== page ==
June 9, 2022
By Kurt Allemeier
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U.S. soldiers attempting to quell the 1900 Philippines uprising often found their weapons ineffective against the ferocious suicide attacks by Moro swordsmen.
Capt. John Pershing saw one weapon stand out during this close quarters fighting — the Winchester Model 1897 shotgun. While soldiers returned to using .45 Colt revolvers with more stopping power than their .38 Colts, the close quarter fighting also served as the spark for the M1911 in .45 ACP.
As the United States prepared to join the fight in World War I, Pershing, now a general and head of the American Expeditionary Forces, recalled the Winchester’s effectiveness in the Philippines and envisioned how they could be wielded in the trenches of the French battlefields. He asked the Ordnance Department to request modifications.
The popular civilian model Winchesters, invented by John Moses Browning, had 20-inch barrels, a sling swivel, bayonet adapter, and perforated metal heat shield over the 12-gauge barrel. The trench gun was born.
The weapons got good reviews from the troops.
“Shotguns in this regiment have given very satisfactory results. Their effectiveness at short ranges, on raids and patrols makes them a most desirable weapon, and I would recommend that they be adopted,” wrote one unit commander.
Along with the Model 1897, Winchester’s hammerless Model 1912, plus Remington’s M10, and M11 were modified for action in the trenches. About 25,000 Winchesters and 3,500 Remingtons were delivered during World War I. The United States was the only major power to use shotguns during the war.
Shotgun shells were also modified for use on the front lines. The shells went from paper tubes to all brass cartridges because of wet conditions along the battlefront. If the cardboard tubes got wet they would swell and jam the gun or became unusable before they went into the gun.
The shorter barrel made the guns easier to maneuver in the narrow trenches. The U.S. Army used double-aught buckshot that blasts out nine .33 caliber pellets. Slam firing (we’ll get to that shortly) could clear a trench in ferocious close-in fighting, earning the shotgun the nickname “trench sweeper” or “trench broom.” Gen. John T. Thompson coined the nickname for his Tommy gun though it never saw use in World War I.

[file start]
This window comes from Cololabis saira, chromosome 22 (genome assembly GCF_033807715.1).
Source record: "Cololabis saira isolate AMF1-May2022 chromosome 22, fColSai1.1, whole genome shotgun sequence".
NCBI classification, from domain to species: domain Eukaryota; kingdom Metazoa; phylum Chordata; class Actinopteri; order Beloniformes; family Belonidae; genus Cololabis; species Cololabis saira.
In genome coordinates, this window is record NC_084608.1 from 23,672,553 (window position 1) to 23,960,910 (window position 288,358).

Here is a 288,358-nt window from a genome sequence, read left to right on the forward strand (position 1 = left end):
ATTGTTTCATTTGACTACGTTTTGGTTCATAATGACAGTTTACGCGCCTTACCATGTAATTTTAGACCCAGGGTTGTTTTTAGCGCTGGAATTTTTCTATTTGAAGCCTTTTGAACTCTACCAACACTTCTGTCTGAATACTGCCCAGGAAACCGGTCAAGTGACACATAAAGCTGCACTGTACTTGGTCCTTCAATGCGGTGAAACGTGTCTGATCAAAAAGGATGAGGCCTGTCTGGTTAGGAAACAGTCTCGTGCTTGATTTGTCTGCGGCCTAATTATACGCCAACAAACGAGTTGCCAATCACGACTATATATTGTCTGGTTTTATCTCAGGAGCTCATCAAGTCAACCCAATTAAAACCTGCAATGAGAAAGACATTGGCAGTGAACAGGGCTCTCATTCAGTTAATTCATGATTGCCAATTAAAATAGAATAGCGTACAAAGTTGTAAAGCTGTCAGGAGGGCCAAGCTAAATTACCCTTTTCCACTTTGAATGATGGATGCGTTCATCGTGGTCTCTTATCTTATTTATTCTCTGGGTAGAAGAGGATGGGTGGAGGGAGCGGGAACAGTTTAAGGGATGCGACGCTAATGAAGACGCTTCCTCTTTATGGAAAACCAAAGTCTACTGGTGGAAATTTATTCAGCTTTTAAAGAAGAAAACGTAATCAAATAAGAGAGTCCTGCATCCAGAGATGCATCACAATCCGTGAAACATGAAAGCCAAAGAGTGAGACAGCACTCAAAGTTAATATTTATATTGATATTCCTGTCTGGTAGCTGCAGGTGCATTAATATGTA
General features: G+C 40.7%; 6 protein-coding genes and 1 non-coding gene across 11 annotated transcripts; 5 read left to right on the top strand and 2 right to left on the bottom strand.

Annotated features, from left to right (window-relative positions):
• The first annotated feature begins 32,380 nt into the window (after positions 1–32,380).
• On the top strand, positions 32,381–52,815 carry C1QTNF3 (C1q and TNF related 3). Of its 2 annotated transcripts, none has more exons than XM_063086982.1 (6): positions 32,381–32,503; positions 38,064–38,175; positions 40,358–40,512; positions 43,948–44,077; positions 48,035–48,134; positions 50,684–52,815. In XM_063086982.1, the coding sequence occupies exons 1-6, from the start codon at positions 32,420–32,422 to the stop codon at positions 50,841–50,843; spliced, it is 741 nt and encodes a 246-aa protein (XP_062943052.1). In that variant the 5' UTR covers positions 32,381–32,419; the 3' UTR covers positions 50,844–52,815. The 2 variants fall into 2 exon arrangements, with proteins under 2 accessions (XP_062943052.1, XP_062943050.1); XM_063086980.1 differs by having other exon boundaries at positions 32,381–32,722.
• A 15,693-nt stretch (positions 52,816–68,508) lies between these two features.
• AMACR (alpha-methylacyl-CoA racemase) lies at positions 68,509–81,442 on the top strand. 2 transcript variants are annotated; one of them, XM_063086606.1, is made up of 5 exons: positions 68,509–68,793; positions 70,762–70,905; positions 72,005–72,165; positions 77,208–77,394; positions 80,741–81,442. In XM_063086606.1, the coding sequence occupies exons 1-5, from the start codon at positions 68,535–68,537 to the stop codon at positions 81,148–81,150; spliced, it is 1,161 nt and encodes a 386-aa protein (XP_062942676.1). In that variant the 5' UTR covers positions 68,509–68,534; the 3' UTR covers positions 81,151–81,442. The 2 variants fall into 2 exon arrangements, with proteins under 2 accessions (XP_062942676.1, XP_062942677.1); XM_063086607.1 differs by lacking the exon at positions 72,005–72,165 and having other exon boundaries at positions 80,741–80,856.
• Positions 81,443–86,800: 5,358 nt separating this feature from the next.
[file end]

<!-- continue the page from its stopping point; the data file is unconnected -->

One report offered a glimpse at the lethality of the trench gun: “[H]is men had one good chance with them (shotguns) at a German mass assault upon his trench—a charge obviously intended to overwhelm the defenders with its solid rush of men. (They) let them come on; and when those shotguns got going—with nine .34 caliber buckshot per load, 6 loads in the gun, 200-odd men firing, plenty more shells at hand—the front ranks of the assault simply piled up on top of one awful heap of buckshot-drilled men.”
The Ithaca Model 37 was introduced after World War II. Its ejection port was located underneath the receiver.
In September 1918, the Germans issued a diplomatic protest saying the shotgun caused “unnecessary suffering": “The German Government protests against the use of shotguns by the American Army and call attention to the fact that according to the laws of war (Kriegsrecht), every U.S. prisoner (of war) found to have in his possession such guns or ammunition belonging thereto forfeits his life. This protest is based upon article 23(e) of the Annex of the Hague convention respecting the laws and customs of war on land.”
The United States rejected the protest. In return, Pershing replied that any German caught with a flamethrower or saw-bladed bayonet would be lined up and shot.
There were no reports of either side committing such executions, but the military did censor photos of doughboys with shotguns.
Trench guns didn't have a trigger disconnector, allowing them to be slam fired. Slam firing is pulling the trigger and holding it while working the shotgun’s pump action, repeatedly firing, ejecting a spent shell and chambering a new shell. A trained soldier could empty a trench gun of its six shells with devastating effect in less than two seconds.